Recovery From Relationship Addiction

Wednesday, December 09, 2015 @ 11:28 AM

Relationship addiction can be defined as the inability to disengage from an unhealthy relationship that consumes one’s thoughts, desires, and actions. Relationship addiction may or may not include a sexual component. It is often an aspect of extramarital affairs. Following are six guidelines for living with a propensity toward relationship addiction: 

Recognize that for you, relationships are drugs attempting to fill a deep-seated void in your emotional life. The strong, magnetic pull of the relationship is more about this void than about the qualities or positive attributes of the other person.

Since relationships tend to be your “drug of choice” or DOC, you must be on extreme guard when interacting with those who would be possible candidates for your need of a relational “fix.” For example, if your drug mainly involves members of the opposite sex within a certain age or appearance range, then these individuals must be avoided as friends. Any friendship with such persons can easily become your next “fix,” even though your initial intentions towards them may be completely innocent and casual. Interactions with such individuals must be limited, and sharing any personal information about yourself with them must be avoided at all costs.

Since people with relationship addiction have a strong need for intimacy, a legitimate need, you must be proactive in seeking out healthy relationships with individuals who have no potential in becoming an emotional “fix” for you. An example would be forming a relationship with a healthy same-sex person with whom you share common interests.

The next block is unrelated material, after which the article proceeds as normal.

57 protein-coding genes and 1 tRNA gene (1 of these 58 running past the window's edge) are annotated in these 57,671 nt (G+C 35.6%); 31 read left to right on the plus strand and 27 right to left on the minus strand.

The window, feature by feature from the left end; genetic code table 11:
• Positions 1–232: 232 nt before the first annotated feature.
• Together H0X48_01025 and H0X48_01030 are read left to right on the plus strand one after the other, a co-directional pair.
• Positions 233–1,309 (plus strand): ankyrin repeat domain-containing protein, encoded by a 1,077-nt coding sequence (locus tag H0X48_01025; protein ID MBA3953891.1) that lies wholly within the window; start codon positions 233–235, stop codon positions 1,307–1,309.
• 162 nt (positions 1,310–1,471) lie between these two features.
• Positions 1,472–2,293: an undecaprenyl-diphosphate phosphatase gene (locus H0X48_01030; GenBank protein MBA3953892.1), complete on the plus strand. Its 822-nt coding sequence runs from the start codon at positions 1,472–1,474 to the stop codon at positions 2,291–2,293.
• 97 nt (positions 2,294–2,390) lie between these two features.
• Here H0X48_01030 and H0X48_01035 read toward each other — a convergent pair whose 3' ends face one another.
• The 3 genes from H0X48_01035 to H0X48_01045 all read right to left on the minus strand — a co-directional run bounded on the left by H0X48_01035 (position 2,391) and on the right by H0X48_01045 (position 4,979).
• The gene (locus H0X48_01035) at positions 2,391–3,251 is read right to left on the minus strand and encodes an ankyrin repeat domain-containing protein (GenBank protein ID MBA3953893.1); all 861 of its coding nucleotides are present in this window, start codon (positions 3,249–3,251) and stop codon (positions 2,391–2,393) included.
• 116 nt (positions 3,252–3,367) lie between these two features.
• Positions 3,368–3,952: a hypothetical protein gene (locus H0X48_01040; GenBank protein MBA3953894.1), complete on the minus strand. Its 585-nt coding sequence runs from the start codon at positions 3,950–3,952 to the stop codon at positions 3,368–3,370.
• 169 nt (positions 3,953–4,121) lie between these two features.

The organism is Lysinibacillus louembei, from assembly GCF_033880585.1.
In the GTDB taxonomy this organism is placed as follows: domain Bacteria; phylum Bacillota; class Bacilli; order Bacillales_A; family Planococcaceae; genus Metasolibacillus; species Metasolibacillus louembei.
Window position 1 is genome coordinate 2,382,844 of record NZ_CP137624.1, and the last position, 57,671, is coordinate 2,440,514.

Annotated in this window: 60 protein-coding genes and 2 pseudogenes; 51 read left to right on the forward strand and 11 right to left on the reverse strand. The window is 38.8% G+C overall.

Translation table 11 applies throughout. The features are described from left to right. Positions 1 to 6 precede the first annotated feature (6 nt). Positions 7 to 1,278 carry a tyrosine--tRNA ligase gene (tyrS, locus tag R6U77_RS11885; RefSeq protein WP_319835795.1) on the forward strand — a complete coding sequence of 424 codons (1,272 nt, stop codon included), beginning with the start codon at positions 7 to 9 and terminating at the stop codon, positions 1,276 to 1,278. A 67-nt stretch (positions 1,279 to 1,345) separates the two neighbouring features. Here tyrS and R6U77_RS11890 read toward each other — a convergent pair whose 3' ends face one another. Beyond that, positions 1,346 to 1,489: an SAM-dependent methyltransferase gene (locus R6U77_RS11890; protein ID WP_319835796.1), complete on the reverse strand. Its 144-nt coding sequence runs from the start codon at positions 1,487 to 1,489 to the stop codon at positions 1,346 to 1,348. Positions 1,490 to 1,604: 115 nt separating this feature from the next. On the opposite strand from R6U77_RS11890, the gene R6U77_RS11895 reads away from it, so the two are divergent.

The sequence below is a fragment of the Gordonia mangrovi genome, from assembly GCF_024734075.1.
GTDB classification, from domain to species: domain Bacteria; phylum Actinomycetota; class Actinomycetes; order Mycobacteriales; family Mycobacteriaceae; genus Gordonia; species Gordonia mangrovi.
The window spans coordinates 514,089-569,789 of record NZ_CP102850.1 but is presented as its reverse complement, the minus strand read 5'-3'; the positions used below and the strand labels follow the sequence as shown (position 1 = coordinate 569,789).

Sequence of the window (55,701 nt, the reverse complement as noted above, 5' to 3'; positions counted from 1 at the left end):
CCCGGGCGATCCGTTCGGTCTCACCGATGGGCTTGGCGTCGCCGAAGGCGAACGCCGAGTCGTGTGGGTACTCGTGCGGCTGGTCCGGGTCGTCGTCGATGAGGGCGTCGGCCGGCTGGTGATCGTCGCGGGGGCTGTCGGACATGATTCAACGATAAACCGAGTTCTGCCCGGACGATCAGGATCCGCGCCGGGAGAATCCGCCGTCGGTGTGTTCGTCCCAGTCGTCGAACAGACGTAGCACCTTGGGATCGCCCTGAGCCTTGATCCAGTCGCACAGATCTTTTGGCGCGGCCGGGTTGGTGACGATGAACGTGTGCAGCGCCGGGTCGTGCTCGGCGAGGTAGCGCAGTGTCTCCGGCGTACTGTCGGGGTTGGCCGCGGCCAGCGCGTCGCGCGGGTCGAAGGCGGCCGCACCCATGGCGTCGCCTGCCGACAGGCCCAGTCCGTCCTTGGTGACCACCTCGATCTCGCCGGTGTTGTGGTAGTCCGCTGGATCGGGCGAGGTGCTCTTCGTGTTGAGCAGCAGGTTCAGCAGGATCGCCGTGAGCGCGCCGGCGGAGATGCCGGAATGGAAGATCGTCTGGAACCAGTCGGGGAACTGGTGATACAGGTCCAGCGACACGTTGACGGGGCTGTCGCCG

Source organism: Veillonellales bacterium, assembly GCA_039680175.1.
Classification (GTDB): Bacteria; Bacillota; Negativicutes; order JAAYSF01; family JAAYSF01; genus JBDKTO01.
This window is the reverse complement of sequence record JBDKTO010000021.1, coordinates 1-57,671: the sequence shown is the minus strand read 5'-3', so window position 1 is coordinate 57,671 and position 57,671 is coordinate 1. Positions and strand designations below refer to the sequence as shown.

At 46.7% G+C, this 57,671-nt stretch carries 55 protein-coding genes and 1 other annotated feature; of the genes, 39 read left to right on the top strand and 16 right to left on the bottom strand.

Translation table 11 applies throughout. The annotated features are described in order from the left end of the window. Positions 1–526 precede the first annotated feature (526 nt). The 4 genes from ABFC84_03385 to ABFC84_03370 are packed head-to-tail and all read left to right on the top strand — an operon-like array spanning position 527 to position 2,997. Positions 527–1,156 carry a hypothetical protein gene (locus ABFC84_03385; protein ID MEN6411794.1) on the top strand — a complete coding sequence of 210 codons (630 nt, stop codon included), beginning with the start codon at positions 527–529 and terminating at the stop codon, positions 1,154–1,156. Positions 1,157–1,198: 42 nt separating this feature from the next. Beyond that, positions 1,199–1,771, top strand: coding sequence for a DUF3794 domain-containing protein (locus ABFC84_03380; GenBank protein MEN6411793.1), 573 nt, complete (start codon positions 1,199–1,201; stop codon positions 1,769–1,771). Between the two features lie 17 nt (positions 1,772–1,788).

If sex is a part of your addictive relationships, the challenge of breaking free from these relationships is even stronger since the “feel-good” chemicals in the brain released during sex, such as dopamine, are themselves addictive. If sex is involved, sexual addiction issues need to be addressed as well as relationship addiction issues.

If you are currently engaged in an addictive relationship and desire to break free you must know there is only one way to do this: cold turkey with a commitment to have no further contact with the person in any way. You cannot gradually wean yourself off of an addictive relationship any more than an alcoholic or drug addict can gradually wean off from mood-altering substances. One drink is all it takes to put the alcoholic back into addiction. For you, one phone call, one email, text message, card, note, letter, voicemail, or brief visit is all it takes to put you back into the prison of your addition with that person.

You cannot disengage from addictive relationships on your own. You need professional help to understand the dynamics of the addiction as well as a support network to stand by you and walk with you through the breaking-free process.

 

John DeLoache

3959 Highway 17 Bypass, A

Murrells Inlet, South Carolina, US

29576

Office: (843) 299-0509 x0